Fields helps fund SMHS senior projects

Fields helps fund SMHS senior projects

November 23rd, 2011 by Emily Crisman in Local Regional News

Hamilton County Commissioner Jim Fields is helping Signal Mountain High School seniors help their school and community by donating a portion of his discretionary funds to be distributed to those who request help financing their senior projects.

SMHS senior soccer players Lila Fisher, left, and Madison Kent are among the students who submitted grant requests to a committee headed by senior philosophy instructor Steve Redman to receive a portion of the discretionary funds donated by Hamilton County Commissioner Jim Fields for the purpose of providing financial assistance for senior projects. The committee approved the students' request for $1,000 for materials to build shelters on the SMMHS soccer field.

SMHS senior soccer players Lila Fisher, left, and...

Fields said the idea came about after he was contacted by a senior seeking funding for a project. As he is not allowed to donate discretionary funds to individuals, he contributed $10,000 to the Mountain Education Foundation for the purpose of distributing it to seniors for their projects.

"I suggested they put together a grant committee to decide which proposals they want to fund," he said. "I think it helps the student in going through the process of justifying the project."

SMHS principal Dr. Tom McCullough organized a committee to receive the students' grant requests and make judgment calls as to how the funds would be dispensed, said committee chairman Steve Redman.

"There are a lot of very worthwhile projects our seniors have proposed, and they don't need a lot of money, but do need a little bit of money to see them fulfilled," said McCullough.

Redman, who teaches most of the senior class as the school's senior philosophy instructor, said 25 students are currently set to receive funding for their projects this year.

"Every senior was given the opportunity to fill out a grant request in which they had to explain what their needs were with documentation showing that their requests were accurate and logical," he said.

The committee reviewed each plan, which they approved or rejected. In some cases they asked the student to modify the plan or provide them with more information before the final decision was made, said Redman.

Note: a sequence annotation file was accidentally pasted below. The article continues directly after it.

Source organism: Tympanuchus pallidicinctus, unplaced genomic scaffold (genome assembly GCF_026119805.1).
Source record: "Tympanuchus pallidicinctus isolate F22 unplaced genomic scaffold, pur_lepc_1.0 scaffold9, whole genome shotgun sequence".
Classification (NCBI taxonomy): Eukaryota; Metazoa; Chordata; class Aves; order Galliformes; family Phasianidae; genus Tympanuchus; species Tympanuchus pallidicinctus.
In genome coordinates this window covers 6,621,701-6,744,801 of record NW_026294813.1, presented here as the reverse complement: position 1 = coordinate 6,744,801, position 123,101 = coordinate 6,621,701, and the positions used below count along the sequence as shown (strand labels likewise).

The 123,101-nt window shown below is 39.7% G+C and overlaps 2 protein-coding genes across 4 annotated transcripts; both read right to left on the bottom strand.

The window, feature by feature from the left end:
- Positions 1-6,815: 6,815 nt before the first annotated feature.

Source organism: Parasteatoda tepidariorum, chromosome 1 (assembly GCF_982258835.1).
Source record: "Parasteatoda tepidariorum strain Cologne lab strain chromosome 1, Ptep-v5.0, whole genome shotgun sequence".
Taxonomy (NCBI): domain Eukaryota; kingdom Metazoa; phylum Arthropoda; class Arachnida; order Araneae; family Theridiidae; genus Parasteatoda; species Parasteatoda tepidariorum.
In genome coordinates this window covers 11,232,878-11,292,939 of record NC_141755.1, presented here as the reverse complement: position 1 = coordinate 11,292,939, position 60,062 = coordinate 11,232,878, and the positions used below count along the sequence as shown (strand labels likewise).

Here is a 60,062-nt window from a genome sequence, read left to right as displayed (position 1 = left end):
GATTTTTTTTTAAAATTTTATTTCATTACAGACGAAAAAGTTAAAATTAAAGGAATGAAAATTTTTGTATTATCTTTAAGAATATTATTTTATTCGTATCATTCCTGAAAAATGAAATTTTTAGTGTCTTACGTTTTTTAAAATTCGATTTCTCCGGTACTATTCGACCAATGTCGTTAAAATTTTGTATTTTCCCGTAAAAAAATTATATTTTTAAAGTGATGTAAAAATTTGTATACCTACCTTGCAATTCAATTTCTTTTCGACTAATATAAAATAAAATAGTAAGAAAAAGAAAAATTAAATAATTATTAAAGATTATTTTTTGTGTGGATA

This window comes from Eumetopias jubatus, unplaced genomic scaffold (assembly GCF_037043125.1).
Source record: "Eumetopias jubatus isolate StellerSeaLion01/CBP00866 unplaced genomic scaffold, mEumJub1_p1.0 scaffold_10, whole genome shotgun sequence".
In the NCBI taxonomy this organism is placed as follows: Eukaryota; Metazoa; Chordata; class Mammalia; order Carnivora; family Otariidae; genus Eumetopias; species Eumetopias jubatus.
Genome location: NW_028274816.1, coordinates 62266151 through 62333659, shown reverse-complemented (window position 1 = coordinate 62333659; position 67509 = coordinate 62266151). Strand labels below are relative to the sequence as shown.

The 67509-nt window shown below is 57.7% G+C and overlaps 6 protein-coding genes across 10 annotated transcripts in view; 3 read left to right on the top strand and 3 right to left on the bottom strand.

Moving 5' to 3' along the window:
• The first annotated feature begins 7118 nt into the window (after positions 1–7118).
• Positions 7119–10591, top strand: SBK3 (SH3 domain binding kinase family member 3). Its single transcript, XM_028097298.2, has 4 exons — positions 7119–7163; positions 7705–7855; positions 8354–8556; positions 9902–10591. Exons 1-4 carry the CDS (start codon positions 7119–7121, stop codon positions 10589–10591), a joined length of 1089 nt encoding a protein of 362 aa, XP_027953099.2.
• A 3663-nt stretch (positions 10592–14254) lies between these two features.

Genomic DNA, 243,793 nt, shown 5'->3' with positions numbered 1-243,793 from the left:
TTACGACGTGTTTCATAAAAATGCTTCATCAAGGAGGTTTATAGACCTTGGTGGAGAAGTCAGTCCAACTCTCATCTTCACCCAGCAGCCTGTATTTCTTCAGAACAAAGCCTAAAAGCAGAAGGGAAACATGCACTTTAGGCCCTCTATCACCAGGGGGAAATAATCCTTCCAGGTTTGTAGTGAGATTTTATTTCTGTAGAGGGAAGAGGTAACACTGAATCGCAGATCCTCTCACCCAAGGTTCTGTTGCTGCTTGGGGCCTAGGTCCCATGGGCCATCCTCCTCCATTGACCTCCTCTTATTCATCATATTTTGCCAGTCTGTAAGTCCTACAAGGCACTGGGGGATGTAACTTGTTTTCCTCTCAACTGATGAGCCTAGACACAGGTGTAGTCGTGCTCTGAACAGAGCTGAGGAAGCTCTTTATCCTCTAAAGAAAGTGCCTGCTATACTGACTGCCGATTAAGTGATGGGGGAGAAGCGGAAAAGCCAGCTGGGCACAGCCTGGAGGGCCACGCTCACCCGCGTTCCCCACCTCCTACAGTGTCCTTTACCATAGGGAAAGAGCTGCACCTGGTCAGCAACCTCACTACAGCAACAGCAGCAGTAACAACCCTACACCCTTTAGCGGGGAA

"The projects that received money were ones that showed a true need for funds and were linked to a project that was deemed worthy and appropriate by the committee," he said.

Fields said he hoped students would learn valuable skills through the proposal process which could be used later on in situations such as presenting a business plan or attempting to acquire a loan from the bank.

"I think it was beneficial for the students to have to submit a formal proposal that made them assess and quantify their needs instead of simply asking for a general handout," said Redman.

He said he spoke to the students about "real world" applications for the skill, using grant requests submitted by local teachers as examples.

"It's life experience that will help them down the road," said McCullough of the grant proposal process.

Redman said the committee has not yet distributed all the funds supplied by Fields. He said he expects the committee will receive many more grant requests next year, as the majority of this class had already secured funding for their projects before they were made aware that the funds were available.

Fields said he feels funding the student projects is a worthwhile use of his discretionary funds and plans to continue the $10,000 contribution from year to year.